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Capt. Bill Pike's blog

Holidays Before the Holidays

Funny thing about sunsets, a naturally groovy phenomenon you tend to see a lot of while traveling onboard a boat like my relatively slow, leave-at-dawn-arrive-sometime-after-the-moon-comes-up  trawler Betty Jane. On the one hand, there's a certain similarity amongst most of them I suppose, but on the other, most all have their unique characteristics, their foibles.

Dive Dive Dive

"So just climb in there, Bill," Marc Deppe of Triton Subs told me. "Yup. Yup. That's right. Operating this sub is about as intuitive as breathing."

After a second or two, there I was, seated at the helm of the Triton sub simulator in Vero Beach. With the surface of some computer-generated water dead ahead at about eye-level. And a few computer-generated fish cruising past. And then a shark. Yikes! A hammerhead!

The Virtues of the Flying Bridge

Okay. I'm probably going to create a little controversy with this baby, but what the heck. Over the years, here and there, I've had the opportunity to operate any number of large watercraft, often at night, during bouts of rather snotty weather, and (with what seemed to me like) the highly inconvenient absence of a flying bridge.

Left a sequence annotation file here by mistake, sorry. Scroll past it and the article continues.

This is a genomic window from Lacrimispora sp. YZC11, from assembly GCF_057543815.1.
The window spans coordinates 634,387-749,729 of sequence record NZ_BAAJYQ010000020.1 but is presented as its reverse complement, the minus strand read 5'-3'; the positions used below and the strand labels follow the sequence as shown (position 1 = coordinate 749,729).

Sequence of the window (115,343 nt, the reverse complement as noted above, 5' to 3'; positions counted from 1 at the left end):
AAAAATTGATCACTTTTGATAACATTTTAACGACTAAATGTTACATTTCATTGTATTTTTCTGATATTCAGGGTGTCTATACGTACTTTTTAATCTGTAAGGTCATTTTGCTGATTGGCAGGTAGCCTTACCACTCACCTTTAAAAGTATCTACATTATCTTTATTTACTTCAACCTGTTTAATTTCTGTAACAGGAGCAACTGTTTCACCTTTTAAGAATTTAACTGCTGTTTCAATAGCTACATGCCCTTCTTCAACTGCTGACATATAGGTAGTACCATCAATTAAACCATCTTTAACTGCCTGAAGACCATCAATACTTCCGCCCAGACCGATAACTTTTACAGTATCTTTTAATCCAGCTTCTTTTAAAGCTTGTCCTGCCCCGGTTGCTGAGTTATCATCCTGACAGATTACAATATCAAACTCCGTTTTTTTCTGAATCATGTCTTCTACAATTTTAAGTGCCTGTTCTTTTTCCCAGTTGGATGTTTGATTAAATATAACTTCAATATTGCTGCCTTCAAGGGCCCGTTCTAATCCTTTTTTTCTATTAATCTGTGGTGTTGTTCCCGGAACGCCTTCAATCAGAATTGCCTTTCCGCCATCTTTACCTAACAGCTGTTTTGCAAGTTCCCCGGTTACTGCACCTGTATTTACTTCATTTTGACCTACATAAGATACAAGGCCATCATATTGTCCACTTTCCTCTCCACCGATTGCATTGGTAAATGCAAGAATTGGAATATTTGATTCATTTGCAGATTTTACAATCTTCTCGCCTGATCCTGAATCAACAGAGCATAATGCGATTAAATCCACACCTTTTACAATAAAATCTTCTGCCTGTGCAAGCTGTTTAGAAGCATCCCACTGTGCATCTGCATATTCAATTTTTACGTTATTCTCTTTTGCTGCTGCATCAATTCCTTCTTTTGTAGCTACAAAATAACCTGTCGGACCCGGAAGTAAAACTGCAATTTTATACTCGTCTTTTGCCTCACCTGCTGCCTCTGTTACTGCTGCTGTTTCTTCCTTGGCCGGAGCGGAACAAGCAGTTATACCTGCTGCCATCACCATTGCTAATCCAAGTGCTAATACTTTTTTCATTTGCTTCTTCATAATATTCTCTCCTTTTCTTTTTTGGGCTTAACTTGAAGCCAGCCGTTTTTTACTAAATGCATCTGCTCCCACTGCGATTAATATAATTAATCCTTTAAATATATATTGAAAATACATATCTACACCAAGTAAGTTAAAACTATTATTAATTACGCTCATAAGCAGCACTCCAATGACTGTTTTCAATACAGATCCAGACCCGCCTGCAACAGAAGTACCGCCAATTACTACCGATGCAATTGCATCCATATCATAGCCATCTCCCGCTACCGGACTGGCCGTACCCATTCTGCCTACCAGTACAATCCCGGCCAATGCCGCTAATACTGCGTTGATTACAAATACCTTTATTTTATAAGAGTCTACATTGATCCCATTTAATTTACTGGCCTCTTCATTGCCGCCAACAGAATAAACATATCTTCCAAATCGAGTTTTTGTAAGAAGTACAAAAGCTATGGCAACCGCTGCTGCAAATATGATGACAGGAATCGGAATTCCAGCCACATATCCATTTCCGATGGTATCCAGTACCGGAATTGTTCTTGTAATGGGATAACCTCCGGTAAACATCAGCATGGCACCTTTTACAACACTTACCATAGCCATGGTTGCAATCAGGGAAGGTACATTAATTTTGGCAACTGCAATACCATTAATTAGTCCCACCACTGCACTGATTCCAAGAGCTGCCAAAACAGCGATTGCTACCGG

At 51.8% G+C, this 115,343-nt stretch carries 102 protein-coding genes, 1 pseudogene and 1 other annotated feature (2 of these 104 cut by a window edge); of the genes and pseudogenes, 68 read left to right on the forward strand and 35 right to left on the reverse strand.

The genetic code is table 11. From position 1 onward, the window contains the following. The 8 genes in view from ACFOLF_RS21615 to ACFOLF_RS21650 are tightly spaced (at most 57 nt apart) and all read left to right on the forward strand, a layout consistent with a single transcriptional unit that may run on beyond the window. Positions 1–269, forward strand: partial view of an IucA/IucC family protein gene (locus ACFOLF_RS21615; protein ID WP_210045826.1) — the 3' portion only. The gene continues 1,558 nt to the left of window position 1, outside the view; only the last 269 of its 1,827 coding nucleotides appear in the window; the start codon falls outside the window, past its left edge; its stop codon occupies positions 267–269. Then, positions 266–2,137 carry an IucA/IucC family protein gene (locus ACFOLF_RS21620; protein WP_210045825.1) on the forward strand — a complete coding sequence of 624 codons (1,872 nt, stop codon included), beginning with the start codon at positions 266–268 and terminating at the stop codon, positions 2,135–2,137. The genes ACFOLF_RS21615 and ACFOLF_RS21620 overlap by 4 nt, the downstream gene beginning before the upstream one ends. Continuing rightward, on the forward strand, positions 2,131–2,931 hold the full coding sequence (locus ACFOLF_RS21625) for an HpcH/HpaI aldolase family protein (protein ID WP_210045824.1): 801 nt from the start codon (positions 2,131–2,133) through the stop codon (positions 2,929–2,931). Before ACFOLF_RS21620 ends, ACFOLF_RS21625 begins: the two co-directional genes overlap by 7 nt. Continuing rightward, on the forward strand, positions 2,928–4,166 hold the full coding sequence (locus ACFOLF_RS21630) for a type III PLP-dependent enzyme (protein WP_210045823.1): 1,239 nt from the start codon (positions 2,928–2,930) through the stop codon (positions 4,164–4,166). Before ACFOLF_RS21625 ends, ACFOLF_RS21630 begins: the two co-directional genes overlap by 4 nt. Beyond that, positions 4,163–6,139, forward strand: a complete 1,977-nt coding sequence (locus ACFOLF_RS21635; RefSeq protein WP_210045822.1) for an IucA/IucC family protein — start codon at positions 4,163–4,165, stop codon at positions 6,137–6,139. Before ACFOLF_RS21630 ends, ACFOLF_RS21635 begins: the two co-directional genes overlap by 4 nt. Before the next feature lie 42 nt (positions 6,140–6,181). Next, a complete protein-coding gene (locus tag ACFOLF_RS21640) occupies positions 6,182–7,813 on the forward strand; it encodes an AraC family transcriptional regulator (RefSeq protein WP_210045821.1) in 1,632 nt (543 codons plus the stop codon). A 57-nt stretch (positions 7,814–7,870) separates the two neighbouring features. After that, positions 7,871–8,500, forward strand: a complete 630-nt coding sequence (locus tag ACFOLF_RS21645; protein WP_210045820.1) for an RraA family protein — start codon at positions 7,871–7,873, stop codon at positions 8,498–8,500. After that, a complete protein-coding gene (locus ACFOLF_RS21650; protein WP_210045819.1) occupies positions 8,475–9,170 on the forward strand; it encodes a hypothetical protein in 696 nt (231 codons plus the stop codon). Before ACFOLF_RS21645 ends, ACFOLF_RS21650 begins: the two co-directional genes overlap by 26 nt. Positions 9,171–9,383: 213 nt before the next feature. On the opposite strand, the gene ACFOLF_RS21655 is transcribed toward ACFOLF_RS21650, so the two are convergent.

Bertram Yachts' 50th Anniversary Party

Rain Check?

Bertram Yachts' 50th Anniversary Was One Helluva Party, Despite The Weather!

Hot Days on the Ol' St. Johns

I shot the photo shown above while solo-cruising Betty Jane just this past weekend. I say solo-cruising because my wife BJ did not exactly declare that she wouldn't join me but somehow, at the last minute more or less, found an excuse for not going along. The reasoning behind her decision was an elemental one, I suspect, albeit quite common in the Sunny South this time of year.

Now What The Heck Is That!

 

Just recently,  I had the good fortune to be cruising along the Amalfi Coast with my wife in an altogether lovely Maestro 82 motoryacht. The day was a beaut, of course. The weather tends to be warm this time of year in Italy, or at least along her shores. But it's seldom what you'd call hot, at least by North Florida standards.